Leading Blog






04.29.15

Creating a Dare-to-Serve Culture

Leadership
Command and control is a leadership style that is in many ways our default leadership position. It’s very human. Leadership that serves is far more demanding of a leader. These demands easily drive us back into our old styles of leadership. It’s the daily grind that derails our best intentions.

Cheryl Bachelder became the CEO of the ailing Popeyes Louisiana Kitchen in 2007. By 2014 she had turned it around by deciding to lead through service. Dare to Serve is her account of the turnaround. It is valuable because is describes the thinking behind the servant leader approach and the daily decisions that were made been and are necessary to successfully adopt servant leadership in an organization. This is not servant leadership theory. It is servant leadership in day to day behavior.

She began with two decisions: to think positively about the people you lead and to be a leader who serves others over self-interest. These are based on six behaviors that are essential to serving people well and delivering superior performance: passion, listening, planning, coaching, accountability, and humility. These behaviors define how we will work together.

Bachelder lists five benefits to becoming a Dare-to-Serve Leader:
  1. People will tell you the stuff you need to know because they have taken the time to get to know their people well.
  2. People will be more likely to follow your bold vision because they know you have their best interests at heart.
  3. People will actually do the stuff you need to get done without a lot of reminding because they are not “leader dependent.”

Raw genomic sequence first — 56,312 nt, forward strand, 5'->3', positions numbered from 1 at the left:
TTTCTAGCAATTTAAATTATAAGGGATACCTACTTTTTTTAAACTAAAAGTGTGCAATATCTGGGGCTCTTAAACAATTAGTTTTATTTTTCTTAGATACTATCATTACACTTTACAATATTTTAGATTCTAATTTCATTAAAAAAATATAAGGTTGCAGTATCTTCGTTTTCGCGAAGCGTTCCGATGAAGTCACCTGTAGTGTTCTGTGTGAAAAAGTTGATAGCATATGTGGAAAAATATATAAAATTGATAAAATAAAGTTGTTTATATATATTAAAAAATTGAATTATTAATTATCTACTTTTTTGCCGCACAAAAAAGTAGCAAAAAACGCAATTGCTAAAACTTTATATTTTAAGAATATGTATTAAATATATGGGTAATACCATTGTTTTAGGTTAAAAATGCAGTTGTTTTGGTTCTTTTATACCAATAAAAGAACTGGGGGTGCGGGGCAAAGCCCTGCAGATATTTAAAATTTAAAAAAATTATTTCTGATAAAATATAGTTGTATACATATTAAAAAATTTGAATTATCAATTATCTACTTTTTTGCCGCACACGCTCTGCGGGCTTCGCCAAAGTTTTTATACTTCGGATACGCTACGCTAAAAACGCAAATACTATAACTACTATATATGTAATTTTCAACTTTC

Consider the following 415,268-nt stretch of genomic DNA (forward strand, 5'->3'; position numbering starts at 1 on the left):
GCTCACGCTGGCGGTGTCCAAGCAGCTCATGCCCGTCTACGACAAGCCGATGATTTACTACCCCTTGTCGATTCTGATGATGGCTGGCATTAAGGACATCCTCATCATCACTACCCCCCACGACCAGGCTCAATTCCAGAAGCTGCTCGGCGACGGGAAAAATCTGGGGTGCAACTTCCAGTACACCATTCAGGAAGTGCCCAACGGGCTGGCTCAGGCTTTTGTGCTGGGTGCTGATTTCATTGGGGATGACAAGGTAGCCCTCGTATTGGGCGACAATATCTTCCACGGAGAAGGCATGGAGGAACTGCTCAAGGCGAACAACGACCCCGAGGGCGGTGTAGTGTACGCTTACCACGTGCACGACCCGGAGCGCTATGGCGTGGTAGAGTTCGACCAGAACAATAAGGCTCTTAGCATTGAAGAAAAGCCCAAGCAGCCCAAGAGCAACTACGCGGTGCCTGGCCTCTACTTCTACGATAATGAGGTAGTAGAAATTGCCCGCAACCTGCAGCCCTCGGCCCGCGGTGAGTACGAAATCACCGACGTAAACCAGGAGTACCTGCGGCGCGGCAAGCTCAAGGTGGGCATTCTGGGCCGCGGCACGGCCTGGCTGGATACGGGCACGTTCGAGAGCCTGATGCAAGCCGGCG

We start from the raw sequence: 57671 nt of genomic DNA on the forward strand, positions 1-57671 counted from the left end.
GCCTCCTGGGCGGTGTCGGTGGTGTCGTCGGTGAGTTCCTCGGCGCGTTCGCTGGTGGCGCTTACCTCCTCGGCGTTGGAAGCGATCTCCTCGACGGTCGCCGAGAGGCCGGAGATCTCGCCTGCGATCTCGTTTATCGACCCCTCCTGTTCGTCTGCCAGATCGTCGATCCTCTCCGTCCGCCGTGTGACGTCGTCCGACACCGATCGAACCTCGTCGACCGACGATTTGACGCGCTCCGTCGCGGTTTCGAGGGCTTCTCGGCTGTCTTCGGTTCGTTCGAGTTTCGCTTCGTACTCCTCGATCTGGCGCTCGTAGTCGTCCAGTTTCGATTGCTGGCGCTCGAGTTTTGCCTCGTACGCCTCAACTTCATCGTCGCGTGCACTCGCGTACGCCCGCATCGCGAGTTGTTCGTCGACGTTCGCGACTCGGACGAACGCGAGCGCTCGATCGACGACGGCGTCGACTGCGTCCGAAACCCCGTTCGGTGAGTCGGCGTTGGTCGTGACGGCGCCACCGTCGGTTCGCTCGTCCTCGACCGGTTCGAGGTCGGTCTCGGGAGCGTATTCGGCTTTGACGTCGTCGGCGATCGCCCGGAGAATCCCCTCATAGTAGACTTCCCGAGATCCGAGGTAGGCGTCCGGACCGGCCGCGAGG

4. People will perform better because they have a safe environment focused on personal growth, promotion opportunities, and the “fun” of winning together.
  5. People will watch out for you and protect you from yourself because they, like you, are doing what’s right for the team.
What do you believe enough to act on? These are core beliefs that are so important to you that you will act promptly to rectify the situation when they are violated. Dare-to-Serve Leaders act on three core beliefs: human dignity, personal responsibility, and humility.

We tend to be careless with human dignity says Bachelder. We don’t listen, we are impatient, we publicly criticize, and joke in ways that hurt. Push your daily situations through a filter of what you would like someone to do for you.

“Lack of personal responsibility in a leader is just another form of self-absorption.” You must look at yourself an understand your own imperfections. “You will have no capacity to serve others unless you can take responsibility for your own self.”

Humility is the “behavior” that makes it all work. “We agreed that we are not naturally humble either. That means there are plenty of days we are hell to work for, too. Therefore, humility must be a principle that we have conviction about—or we will never demonstrate humility to our teams. This principle will forever be an aspiration, not an accomplishment. As hard as we try, we will repeatedly fall short.”

Bachelder has included 40 reflections for Dare-to-Serve Leaders to help you think about the leader you are.

How do you gain meaningful feedback from those you serve?

How well do you know the people who work for you? Do you know the three or four events of their lives that have shaped who they are today?

What is your daring aspiration for your team that is beyond what they know how to accomplish?

How would your daily behaviors be different if you put them through a filter of serving others well?


In short, “If you move yourself out of the spotlight and dare to serve others, you will deliver superior performance results.”

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Posted by Michael McKinney at 11:30 PM
| Comments (0) | This post is about Leadership



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